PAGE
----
The World’s Most Expensive Toll Road Is Right Here In America
There are toll roads all over the world. In the United States alone more than 35 states have toll roads which require drivers to pay a fee to use them. The use of toll roads varies around the world, and they come in all different forms, whether it’s a one-off payment or an amount that’s charged depending on how far you travel.
So an Australian insurance company called Budget Direct decided to put together a report of the most expensive toll roads from around the world.
It found that Switzerland is home to the most expensive average toll price, however, the most expensive toll road overall is right here in America. It’s the Pennsylvania Turnpike and for good reason.
According to the turnpike’s toll calculator, drivers pay a whopping $112.90, which is around $0.26 per mile. Granted, the cost drops by more than half if drivers use an E-ZPass for payment, not everyone chooses to use this method since currently only 19 states accept it as payment. You can find the top 15 most expensive U.S. tolls below:
On the other hand, the cheapest toll in America is the Boulevard Bridge, or the ‘nickel bridge’ in Richmond, VA coming in at $0.35.
If you look at it from a global perspective, driving the Pennsylvania Turnpike (in its entirety) is almost 2.5 times as expensive as its closest rival, which is the Grossglockner High Alpine in Austria.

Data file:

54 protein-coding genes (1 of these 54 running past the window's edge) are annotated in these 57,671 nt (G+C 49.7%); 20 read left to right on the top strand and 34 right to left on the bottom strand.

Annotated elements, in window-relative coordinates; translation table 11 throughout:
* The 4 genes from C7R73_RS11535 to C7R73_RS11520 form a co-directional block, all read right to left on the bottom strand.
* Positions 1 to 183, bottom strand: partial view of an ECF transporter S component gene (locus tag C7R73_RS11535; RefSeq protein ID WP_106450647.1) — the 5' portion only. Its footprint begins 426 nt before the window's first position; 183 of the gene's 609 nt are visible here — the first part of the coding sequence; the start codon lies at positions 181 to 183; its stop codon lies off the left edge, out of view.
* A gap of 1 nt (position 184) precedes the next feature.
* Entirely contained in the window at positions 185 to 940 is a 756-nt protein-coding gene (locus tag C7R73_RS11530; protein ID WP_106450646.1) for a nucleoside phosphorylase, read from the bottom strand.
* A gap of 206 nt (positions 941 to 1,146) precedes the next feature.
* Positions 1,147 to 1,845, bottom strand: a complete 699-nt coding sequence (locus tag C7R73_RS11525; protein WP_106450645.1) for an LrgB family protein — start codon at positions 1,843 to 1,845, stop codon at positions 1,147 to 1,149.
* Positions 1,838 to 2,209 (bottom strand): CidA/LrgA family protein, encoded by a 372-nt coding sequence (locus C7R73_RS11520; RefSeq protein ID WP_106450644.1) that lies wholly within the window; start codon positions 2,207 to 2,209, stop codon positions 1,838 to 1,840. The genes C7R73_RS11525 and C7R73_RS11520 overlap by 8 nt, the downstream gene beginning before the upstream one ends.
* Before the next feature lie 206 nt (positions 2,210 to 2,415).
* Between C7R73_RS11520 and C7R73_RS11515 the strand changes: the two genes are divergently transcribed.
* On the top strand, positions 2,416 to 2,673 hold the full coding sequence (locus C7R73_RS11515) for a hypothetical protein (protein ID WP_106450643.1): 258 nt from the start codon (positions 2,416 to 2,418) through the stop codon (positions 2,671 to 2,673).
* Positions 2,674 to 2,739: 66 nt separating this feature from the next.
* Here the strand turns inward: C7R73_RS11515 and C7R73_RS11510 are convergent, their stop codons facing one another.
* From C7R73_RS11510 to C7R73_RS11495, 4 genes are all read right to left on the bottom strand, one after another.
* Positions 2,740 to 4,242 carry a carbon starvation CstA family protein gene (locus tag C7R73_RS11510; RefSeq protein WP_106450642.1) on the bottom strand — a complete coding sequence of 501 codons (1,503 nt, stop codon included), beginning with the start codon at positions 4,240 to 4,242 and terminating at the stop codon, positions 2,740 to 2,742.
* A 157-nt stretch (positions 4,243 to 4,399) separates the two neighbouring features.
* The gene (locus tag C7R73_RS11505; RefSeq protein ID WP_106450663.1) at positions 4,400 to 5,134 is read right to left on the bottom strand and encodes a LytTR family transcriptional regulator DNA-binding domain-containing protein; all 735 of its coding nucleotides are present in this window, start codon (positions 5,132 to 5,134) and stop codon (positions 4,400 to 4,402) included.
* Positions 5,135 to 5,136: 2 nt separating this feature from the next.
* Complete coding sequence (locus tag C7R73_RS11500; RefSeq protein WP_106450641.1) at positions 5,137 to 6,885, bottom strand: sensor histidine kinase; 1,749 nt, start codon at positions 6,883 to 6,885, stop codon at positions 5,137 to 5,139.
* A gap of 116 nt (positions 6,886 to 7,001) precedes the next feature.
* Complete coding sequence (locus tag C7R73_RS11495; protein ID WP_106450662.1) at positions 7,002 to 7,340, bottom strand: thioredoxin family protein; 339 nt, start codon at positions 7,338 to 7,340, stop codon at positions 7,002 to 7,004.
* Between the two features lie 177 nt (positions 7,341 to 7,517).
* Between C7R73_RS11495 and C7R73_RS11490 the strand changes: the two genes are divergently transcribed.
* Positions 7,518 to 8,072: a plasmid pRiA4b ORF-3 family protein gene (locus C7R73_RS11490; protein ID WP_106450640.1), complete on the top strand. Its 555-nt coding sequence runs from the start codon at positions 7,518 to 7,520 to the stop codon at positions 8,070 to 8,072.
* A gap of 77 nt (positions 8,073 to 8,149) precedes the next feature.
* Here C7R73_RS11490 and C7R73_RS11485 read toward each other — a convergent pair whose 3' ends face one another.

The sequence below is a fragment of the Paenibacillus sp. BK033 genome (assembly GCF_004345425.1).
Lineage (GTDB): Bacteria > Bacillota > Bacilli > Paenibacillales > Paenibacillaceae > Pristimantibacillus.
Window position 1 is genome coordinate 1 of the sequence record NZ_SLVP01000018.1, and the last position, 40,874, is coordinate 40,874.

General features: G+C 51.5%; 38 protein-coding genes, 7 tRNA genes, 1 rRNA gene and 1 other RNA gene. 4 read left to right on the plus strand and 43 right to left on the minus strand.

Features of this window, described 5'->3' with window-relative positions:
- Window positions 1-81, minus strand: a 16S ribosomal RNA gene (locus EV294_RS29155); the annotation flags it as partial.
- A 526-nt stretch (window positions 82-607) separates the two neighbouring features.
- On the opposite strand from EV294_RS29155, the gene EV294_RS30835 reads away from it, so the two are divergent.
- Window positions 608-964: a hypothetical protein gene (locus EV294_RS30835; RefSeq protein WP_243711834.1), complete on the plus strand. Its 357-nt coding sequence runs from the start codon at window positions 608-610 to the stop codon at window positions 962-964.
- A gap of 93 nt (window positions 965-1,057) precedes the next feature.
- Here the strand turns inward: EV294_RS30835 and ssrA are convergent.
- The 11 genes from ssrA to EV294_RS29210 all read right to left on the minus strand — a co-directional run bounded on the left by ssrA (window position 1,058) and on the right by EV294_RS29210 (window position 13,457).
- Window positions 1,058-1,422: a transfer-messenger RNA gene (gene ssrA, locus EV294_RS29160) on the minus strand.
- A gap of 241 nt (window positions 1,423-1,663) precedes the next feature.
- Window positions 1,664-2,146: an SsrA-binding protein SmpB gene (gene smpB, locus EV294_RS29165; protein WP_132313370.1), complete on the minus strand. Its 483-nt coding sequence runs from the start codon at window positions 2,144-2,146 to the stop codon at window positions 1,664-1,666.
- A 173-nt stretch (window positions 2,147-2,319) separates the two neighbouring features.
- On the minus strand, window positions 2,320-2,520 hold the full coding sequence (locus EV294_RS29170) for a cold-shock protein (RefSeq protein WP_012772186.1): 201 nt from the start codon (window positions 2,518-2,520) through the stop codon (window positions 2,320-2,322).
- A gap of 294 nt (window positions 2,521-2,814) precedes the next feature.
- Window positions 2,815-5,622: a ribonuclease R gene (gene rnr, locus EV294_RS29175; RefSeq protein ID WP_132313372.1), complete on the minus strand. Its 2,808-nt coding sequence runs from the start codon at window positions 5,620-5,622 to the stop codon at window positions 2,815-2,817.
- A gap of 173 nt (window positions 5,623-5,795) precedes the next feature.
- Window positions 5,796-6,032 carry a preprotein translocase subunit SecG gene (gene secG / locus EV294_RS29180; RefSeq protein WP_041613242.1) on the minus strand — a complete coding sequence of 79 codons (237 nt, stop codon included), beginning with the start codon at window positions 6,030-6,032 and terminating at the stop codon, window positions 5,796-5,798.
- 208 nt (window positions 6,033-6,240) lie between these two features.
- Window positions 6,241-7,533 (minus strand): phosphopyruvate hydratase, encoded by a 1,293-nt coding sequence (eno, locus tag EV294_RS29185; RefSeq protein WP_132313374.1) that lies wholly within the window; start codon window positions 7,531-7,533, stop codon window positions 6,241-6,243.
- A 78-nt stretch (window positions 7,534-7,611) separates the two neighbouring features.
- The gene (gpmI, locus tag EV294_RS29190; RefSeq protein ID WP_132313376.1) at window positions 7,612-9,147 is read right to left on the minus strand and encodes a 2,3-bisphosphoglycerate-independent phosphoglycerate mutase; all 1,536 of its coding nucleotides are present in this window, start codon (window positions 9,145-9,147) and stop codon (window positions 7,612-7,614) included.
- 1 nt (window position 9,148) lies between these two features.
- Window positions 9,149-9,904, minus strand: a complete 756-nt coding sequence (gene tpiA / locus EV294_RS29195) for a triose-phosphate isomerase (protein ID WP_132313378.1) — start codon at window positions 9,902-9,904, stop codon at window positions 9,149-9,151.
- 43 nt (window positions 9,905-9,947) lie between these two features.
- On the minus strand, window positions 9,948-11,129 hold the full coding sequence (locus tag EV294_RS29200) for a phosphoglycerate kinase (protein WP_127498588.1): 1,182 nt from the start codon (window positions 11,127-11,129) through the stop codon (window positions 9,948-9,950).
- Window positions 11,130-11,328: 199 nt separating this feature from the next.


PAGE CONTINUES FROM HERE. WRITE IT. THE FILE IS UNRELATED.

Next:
If you’re wondering why it’s so expensive, it essentially falls on politics and plans that fell through. In 2007, Pennsylvania had plans to build another toll road on I-80 using a federal program called the Interstate System Reconstruction and Rehabilitation Pilot Program.
With this in mind, former state governor Ed Rendell banked on a new source of income for statewide roads. He also had planned for the Pennsylvania Turnpike Commission (PTC) to take over maintenance and responsibility for I-80.
As it turns out, the application to place tolls on I-80 was rejected three times. This left That left the PTC on the hook for the $450 million left in annual payments. To cover this cost, tolls were increased gradually from around $0.08 per mile to around $0.26 per mile.